Understanding attachment, trauma and dissociation in complex developmental trauma disorders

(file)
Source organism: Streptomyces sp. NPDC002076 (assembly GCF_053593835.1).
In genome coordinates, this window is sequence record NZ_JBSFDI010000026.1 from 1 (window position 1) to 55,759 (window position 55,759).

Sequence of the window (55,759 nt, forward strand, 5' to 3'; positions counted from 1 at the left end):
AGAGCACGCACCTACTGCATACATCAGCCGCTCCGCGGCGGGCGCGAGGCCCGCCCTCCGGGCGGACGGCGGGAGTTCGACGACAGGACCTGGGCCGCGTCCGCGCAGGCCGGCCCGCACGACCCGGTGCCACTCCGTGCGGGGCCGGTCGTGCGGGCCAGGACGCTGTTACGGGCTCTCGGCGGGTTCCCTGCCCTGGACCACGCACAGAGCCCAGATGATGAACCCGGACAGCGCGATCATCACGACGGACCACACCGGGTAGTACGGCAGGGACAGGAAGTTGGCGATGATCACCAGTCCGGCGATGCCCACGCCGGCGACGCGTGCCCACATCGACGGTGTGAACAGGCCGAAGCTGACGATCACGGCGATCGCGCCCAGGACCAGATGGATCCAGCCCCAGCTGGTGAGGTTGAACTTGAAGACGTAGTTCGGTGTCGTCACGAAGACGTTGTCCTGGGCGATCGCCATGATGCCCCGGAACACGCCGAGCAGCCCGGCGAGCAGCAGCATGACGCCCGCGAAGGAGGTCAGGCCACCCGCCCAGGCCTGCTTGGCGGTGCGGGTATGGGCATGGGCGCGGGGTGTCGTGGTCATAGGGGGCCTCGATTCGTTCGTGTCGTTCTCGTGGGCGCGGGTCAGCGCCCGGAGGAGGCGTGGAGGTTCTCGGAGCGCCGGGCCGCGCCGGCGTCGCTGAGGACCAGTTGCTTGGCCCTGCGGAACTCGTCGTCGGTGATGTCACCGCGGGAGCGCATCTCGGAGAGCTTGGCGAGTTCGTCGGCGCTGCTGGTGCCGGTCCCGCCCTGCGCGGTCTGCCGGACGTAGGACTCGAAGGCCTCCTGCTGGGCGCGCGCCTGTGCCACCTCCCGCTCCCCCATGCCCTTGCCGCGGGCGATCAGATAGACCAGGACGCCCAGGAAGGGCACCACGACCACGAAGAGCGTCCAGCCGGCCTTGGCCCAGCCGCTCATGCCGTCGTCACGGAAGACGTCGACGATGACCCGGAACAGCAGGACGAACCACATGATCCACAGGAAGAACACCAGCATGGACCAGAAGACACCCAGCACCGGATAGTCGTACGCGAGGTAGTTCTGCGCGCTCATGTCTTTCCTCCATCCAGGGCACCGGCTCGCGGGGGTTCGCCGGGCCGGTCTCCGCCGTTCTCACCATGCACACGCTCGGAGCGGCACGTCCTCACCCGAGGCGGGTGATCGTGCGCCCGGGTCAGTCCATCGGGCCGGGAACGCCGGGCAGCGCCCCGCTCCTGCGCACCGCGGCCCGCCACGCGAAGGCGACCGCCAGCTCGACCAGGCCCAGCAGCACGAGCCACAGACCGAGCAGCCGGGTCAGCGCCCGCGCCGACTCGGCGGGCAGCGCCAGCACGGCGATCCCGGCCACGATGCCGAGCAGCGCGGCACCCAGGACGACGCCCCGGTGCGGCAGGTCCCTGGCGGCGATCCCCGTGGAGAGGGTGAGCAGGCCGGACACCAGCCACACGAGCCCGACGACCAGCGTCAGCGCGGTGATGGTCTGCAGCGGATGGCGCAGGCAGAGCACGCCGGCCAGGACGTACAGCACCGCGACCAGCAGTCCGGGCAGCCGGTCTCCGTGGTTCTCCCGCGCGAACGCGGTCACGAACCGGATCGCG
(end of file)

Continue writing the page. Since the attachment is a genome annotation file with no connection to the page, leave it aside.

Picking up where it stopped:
The heart of psychotherapy is in understanding and changing the ways in which individuals experience, develop and maintain human relationships. Attachment theory and the ¿ eld of interpersonal neurobiology have gifted us with a nuanced and powerful understanding of relationships, the mental representations of self and other that shape relationships, and the regulatory and organising functions of attachment. No one is more in need of help with attachment and regulation than those who have been chronically abused and neglected in childhood. These individuals generally suffer from a wide array of symptoms that can be understood as complex developmental trauma disorders, including Complex Posttraumatic Stress Disorder (C-PTSD), trauma-related Borderline Personality Disorder (BPD) and the Dissociative Disorders. Our emphasis in this chapter will be on working with attachment problems in patients who have a dissociative disorder.